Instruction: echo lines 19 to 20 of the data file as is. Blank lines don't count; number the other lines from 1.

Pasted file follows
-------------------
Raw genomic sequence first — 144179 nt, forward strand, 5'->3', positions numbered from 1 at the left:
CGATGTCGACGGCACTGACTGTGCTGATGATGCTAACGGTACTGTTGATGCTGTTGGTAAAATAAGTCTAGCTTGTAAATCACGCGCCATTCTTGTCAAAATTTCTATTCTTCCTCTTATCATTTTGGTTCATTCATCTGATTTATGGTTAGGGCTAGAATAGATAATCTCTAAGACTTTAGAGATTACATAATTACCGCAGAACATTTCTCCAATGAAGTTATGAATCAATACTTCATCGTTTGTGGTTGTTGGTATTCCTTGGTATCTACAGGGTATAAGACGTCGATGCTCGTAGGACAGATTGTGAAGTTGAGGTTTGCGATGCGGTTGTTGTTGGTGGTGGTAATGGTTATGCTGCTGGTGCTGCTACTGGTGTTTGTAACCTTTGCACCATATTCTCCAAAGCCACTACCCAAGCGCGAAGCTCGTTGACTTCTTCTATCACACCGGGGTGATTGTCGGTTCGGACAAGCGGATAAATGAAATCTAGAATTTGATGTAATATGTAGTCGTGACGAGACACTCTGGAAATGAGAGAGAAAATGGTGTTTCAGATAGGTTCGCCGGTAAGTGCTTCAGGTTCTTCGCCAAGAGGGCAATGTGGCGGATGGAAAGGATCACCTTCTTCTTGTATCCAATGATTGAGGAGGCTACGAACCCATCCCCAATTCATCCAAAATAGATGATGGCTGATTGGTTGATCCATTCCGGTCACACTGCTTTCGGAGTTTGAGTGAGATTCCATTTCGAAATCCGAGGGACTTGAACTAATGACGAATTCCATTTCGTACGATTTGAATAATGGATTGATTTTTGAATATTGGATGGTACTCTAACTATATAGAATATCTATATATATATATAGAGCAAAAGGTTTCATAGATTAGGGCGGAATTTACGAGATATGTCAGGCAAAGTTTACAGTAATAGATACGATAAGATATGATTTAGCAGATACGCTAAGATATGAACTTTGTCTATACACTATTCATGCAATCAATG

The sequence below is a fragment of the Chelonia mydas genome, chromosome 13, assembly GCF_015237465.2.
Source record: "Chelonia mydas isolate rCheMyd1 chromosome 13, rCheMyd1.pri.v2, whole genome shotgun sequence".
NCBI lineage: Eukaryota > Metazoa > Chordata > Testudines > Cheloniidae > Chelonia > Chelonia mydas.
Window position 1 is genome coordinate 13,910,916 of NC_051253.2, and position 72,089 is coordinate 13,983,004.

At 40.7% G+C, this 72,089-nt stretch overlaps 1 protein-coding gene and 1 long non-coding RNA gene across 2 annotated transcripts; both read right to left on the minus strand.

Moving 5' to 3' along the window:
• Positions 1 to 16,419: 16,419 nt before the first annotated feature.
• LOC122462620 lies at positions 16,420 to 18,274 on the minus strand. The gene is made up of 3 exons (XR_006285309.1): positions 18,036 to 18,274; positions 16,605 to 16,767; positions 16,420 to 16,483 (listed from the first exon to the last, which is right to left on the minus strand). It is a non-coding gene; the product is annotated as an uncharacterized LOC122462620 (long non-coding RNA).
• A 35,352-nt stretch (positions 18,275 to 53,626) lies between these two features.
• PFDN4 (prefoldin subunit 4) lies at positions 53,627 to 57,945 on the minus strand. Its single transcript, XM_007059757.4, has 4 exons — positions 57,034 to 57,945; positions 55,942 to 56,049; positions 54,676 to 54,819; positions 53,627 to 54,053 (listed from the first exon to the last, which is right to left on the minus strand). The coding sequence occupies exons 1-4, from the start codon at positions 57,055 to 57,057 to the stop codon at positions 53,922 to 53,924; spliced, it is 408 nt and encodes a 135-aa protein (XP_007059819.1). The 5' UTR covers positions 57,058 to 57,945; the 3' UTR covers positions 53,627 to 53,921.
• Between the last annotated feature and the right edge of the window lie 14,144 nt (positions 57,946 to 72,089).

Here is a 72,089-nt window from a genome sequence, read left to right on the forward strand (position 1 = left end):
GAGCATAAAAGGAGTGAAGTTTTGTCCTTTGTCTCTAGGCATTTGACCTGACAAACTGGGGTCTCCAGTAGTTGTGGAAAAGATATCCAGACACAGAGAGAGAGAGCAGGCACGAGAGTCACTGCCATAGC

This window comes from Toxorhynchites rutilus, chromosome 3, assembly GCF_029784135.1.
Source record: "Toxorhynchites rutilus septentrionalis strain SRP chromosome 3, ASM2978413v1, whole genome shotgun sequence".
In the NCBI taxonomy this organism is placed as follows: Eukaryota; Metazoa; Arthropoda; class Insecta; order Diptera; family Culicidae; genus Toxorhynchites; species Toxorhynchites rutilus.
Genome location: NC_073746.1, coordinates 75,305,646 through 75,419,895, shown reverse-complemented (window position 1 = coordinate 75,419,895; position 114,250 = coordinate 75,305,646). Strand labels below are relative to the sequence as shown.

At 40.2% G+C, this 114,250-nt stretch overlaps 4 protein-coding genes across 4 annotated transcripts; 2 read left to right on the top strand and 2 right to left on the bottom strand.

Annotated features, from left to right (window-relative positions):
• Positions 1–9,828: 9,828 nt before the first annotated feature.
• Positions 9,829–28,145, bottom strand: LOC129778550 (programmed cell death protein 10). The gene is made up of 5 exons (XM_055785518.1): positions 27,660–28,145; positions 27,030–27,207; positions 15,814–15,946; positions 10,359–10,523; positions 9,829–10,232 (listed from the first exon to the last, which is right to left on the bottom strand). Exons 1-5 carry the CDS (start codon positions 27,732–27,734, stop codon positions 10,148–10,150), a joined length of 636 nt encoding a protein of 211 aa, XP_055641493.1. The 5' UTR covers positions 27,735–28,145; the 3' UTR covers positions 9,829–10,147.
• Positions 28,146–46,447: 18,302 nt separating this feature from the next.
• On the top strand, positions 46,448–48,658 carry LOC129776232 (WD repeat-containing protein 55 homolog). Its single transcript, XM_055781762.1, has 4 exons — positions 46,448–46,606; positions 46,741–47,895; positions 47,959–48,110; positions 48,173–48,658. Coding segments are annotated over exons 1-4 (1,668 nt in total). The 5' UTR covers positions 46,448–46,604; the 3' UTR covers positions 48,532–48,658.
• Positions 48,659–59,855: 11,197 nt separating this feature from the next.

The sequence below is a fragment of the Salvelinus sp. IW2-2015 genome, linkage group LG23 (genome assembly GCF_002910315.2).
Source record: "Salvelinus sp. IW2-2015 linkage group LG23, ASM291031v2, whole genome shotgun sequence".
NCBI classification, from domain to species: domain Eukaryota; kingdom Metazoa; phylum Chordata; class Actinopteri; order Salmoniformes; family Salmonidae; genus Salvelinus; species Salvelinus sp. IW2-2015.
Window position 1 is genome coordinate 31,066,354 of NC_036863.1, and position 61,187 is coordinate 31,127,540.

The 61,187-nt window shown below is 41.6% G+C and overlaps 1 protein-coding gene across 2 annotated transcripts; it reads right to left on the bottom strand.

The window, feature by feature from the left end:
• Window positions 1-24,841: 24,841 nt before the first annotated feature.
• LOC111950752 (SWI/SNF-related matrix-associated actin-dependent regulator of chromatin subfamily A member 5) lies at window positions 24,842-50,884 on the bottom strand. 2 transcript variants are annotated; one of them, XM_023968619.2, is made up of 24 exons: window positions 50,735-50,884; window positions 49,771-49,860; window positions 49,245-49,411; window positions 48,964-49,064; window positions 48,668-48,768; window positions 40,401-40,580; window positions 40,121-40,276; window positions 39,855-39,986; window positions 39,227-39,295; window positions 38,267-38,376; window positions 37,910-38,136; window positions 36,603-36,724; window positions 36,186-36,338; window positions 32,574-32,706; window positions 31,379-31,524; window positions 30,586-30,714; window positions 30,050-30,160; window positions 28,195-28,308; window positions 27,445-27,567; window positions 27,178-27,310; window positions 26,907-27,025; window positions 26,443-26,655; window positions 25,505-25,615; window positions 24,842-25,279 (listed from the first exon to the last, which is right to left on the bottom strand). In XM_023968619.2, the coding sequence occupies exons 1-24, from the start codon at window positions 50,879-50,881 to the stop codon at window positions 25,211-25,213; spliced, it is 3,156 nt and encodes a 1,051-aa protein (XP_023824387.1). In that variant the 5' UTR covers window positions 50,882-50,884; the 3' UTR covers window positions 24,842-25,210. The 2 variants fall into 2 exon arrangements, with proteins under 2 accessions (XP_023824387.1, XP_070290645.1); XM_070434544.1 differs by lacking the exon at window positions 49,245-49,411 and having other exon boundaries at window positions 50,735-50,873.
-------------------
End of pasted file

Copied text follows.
Genome location: NC_073746.1, coordinates 75,305,646 through 75,419,895, shown reverse-complemented (window position 1 = coordinate 75,419,895; position 114,250 = coordinate 75,305,646). Strand labels below are relative to the sequence as shown.

At 40.2% G+C, this 114,250-nt stretch overlaps 4 protein-coding genes across 4 annotated transcripts; 2 read left to right on the top strand and 2 right to left on the bottom strand.